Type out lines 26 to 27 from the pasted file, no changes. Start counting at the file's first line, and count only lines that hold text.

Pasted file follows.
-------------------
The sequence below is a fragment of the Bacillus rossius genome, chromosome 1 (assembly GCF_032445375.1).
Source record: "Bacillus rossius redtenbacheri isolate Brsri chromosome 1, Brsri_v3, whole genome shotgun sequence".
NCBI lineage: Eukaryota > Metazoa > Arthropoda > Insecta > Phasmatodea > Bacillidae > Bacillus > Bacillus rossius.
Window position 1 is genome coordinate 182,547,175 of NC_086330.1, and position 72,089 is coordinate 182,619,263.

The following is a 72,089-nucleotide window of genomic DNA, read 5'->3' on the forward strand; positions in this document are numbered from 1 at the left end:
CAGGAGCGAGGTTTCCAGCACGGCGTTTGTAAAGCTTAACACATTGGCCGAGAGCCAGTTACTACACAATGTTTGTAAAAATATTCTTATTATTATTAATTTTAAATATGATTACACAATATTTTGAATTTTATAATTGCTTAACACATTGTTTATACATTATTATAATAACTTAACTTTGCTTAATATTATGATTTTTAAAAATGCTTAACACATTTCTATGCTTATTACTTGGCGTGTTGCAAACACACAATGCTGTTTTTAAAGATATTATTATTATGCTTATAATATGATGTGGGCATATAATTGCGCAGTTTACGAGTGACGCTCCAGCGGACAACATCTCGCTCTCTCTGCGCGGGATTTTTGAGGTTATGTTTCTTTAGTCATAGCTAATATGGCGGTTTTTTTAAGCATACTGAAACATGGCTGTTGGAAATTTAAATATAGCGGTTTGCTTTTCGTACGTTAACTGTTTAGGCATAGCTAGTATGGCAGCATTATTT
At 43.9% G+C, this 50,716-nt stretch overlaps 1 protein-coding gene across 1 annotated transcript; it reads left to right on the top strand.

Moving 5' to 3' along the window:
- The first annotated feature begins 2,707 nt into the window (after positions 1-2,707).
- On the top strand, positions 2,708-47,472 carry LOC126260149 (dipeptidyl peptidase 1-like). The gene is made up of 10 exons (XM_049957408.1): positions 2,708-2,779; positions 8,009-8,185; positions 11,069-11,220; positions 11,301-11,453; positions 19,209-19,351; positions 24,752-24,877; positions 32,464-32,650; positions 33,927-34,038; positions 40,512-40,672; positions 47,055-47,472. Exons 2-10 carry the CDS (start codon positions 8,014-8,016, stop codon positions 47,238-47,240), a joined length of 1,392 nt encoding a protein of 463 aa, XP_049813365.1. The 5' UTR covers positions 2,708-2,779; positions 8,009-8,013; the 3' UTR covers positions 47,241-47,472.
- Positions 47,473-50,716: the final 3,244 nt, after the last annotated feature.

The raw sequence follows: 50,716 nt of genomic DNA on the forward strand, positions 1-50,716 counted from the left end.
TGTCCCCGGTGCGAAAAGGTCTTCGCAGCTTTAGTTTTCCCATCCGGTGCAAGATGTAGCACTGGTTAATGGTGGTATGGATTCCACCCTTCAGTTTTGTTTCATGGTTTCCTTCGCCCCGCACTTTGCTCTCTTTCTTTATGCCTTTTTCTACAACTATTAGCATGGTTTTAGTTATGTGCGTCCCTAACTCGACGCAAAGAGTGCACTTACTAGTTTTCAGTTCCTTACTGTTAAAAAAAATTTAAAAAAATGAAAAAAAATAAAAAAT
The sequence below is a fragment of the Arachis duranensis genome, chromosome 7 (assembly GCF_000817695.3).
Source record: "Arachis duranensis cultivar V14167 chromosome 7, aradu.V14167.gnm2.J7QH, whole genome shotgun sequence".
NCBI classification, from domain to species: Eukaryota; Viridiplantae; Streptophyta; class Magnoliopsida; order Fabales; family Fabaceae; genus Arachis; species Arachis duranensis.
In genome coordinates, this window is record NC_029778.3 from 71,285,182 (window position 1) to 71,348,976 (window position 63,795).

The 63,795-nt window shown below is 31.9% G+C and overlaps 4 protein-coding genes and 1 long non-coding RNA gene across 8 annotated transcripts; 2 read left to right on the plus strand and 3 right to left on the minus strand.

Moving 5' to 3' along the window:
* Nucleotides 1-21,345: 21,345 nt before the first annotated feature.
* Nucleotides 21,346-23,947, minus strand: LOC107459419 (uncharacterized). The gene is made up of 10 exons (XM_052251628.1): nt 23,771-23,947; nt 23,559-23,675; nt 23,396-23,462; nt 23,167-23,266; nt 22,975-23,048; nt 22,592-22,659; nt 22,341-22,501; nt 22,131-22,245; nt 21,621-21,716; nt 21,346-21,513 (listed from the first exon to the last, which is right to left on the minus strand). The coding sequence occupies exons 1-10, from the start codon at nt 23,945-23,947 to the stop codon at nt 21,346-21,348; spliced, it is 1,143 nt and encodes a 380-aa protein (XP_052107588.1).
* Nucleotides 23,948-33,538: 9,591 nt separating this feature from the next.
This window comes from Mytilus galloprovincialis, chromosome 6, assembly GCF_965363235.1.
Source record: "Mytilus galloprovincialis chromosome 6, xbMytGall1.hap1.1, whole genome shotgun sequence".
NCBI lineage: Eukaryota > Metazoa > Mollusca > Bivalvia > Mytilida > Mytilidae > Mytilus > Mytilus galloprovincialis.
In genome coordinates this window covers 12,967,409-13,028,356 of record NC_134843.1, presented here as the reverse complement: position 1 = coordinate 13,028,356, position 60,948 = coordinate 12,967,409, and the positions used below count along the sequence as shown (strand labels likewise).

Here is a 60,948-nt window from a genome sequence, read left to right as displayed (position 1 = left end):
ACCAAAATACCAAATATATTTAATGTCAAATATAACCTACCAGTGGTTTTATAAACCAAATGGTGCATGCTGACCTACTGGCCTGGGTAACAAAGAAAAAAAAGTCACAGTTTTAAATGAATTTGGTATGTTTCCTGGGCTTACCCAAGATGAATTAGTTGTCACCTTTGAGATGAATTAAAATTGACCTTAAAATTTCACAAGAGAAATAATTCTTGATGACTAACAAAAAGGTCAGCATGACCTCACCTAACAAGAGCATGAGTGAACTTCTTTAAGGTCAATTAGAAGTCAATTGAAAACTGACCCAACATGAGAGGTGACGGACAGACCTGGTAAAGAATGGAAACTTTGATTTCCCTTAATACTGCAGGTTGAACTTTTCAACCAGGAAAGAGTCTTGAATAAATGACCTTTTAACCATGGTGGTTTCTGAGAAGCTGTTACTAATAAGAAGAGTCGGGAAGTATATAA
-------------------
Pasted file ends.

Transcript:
In genome coordinates this window covers 12,967,409-13,028,356 of record NC_134843.1, presented here as the reverse complement: position 1 = coordinate 13,028,356, position 60,948 = coordinate 12,967,409, and the positions used below count along the sequence as shown (strand labels likewise).

Here is a 60,948-nt window from a genome sequence, read left to right as displayed (position 1 = left end):